My name is Warren R. Schmidt, and I am your new foster father. I live in Omaha, Nebraska. My older brother, Harry, lives in Roanoke, Virginia with his wife Estelle. Harry lost a leg two years ago to diabetes. I am 66 years old and recently retired as Assistant Vice President and actuary at Woodman of the World Insurance Company…and God dammit if they didn’t replace me with some kid who, alright so maybe he’s got a little theory under his belt and can plug a few numbers into a computer, but I could tell right off that he doesn’t know a damn thing about genuine real world risk assessment or managing a department, for that matter. Cocky bastard…
Anyway, 66 must sound pretty old to a young fella like yourself. Truth is, it sounds pretty old to me, too. Because when I look in the mirrors and see the wrinkles around my eyes and the sagging skin on my neck, and the hair in my ears, and the veins on my ankles, I can’t believe it’s really me. When I was a kid I used to think that maybe I was special — that somehow destiny had tapped me to be a great man. Not like Henry Ford or Walt Disney or somebody like that, but somebody, you know, semi-important.
I got a degree in business and statistics and was planning to start my own business someday, build it up into a big corporation, maybe make the Fortune 500. I was gonna be one of those guys you read about. But somehow it didn’t work out that way. You gotta remember I had a top notch job at Woodman and a family to support. I couldn’t exactly put their security at risk. Helen, my wife, she wouldn’t have allowed it.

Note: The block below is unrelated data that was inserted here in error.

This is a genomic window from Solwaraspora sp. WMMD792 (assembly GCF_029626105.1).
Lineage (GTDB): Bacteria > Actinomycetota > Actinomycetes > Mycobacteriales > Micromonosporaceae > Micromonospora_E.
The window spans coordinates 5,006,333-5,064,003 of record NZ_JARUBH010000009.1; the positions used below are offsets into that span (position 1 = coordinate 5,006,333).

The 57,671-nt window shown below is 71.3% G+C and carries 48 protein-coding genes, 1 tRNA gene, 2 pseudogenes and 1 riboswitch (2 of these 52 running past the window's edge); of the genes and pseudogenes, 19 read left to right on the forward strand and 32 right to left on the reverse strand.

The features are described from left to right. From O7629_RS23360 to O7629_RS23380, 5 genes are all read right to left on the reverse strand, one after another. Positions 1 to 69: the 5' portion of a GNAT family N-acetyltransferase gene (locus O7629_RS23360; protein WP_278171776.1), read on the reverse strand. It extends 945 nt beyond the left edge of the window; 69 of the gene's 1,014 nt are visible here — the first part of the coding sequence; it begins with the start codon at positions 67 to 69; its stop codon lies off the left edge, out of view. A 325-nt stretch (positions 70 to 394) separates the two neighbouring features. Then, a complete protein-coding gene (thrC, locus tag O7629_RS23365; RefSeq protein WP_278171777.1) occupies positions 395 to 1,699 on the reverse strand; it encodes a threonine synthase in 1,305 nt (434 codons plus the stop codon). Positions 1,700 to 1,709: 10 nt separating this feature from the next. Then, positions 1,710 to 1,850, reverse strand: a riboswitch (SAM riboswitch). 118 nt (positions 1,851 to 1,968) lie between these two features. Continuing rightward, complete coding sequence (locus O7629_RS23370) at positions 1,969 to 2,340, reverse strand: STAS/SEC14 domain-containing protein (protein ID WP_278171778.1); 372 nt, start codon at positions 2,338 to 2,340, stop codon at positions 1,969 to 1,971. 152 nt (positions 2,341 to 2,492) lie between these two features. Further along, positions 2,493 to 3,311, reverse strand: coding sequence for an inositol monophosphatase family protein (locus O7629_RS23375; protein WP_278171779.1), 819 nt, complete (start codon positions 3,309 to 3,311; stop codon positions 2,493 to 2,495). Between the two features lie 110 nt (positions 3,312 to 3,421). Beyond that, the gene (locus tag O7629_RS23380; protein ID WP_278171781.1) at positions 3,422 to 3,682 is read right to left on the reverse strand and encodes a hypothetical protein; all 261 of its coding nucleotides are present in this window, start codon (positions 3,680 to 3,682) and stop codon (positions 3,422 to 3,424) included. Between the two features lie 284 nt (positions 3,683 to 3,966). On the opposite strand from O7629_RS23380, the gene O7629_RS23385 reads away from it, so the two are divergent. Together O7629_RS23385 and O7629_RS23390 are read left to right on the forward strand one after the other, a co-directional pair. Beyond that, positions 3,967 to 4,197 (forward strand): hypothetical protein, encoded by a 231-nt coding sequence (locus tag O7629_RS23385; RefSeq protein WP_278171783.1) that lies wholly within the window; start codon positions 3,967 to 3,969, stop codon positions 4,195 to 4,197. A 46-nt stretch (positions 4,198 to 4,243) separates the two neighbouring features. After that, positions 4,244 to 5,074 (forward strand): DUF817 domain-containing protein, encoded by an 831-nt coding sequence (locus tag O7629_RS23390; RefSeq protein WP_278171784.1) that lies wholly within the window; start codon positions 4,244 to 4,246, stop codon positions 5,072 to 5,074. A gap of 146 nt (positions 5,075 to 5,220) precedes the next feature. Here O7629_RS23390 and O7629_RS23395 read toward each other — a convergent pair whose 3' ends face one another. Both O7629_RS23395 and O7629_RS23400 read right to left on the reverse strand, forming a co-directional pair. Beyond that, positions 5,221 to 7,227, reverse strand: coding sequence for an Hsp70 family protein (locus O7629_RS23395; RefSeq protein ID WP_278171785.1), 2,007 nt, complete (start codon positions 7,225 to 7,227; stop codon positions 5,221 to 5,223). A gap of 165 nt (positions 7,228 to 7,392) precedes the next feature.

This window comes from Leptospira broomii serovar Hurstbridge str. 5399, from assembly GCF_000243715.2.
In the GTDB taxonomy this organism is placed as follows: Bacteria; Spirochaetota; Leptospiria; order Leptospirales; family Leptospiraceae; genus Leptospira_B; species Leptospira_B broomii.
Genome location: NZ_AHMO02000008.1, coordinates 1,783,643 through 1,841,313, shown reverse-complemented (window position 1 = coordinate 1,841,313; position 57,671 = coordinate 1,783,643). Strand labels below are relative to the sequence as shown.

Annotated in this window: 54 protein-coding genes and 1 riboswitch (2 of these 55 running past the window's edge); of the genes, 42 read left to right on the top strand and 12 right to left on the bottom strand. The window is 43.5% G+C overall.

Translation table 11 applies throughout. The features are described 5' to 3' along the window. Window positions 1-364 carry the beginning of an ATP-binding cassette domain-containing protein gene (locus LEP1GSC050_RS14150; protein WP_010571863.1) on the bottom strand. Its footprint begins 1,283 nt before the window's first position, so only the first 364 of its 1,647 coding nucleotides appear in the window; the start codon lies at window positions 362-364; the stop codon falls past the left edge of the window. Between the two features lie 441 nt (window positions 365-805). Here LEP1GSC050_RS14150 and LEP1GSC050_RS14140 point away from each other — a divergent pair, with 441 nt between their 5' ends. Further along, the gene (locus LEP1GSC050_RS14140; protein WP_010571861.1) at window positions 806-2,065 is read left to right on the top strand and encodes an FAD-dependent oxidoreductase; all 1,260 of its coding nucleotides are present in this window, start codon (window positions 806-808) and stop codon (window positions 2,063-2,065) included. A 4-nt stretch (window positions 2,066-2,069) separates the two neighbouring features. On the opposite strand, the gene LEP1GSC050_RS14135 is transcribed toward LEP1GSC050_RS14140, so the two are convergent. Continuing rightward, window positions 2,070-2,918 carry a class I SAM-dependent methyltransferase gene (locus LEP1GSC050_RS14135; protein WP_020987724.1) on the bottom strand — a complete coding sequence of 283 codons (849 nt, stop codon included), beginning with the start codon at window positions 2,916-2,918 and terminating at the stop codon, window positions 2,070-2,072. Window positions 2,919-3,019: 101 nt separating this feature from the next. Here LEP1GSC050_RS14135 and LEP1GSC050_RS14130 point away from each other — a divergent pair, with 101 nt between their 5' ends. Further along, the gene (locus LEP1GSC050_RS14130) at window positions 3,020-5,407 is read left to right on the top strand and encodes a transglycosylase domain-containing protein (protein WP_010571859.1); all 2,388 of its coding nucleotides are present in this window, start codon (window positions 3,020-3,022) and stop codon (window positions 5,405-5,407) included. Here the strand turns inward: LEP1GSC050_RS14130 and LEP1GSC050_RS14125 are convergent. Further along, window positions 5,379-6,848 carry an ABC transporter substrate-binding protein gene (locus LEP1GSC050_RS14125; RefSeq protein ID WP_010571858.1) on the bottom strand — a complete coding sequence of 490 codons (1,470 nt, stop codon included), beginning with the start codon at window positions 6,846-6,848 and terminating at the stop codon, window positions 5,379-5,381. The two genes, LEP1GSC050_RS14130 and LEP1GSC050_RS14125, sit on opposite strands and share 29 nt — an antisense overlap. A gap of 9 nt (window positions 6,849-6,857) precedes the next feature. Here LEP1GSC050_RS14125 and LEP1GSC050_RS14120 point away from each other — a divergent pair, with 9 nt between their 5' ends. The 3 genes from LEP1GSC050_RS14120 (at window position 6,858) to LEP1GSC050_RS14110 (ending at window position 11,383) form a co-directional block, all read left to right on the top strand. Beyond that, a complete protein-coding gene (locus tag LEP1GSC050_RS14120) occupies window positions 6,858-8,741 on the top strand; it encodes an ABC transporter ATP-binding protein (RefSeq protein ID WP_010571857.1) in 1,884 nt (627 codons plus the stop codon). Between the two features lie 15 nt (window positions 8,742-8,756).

But what about my family, you might ask. What about my wife and daughter? Don’t they give me all the pride and satisfaction I could want? Helen and I have been married 42 years. Lately, every night I find myself asking the same question. Who is this old woman who lives in my house?
Why is it that every little thing she does irritates me? Like the way she gets the keys out of her purse long before we reach the car. And how she throws our money away on her ridiculous little collections. And tossing out perfectly good food just because the expiration date has passed. And her obsession, her obsession with trying new restaurants. And the way she cuts me off when I try to speak. And I hate the way she sits and the way she smells. For years now she has insisted that I sit when I urinate. My promise to lift the seat and wipe the rim and put the seat back down wasn’t good enough for her.
But then there’s Jeanie. She’s our only. I’ll bet she’d like you. She gets a big kick out of different languages and cultures and so forth. She used to get by pretty good in German. She’ll always be my little girl.
She lives out in Denver, so we don’t get to see her much anymore. Sure, we stay in touch by phone every couple weeks, and she comes out for the holidays sometimes, but not as often as we’d like. She has a position of some responsibility with a high tech computer outfit, so it’s very hard for her to break away. Recently she got engaged, so I suppose we’ll be seeing even less of her.
The fellow’s name is Randall Hertzel. He’s got a sales job of some sort. Maybe Jeanie’s a little passed her prime, but I still think she could’ve done a heck of a lot better. I mean, this guy’s not up to snuff, if you ask me. Not for my little girl.
I’ll close now and get this in the mail. Here I am rambling on and on, and you probably want to hurry on down and cash this check and get yourself something to eat. So take it easy, and best of luck with all your endeavors.
Yours Very Truly,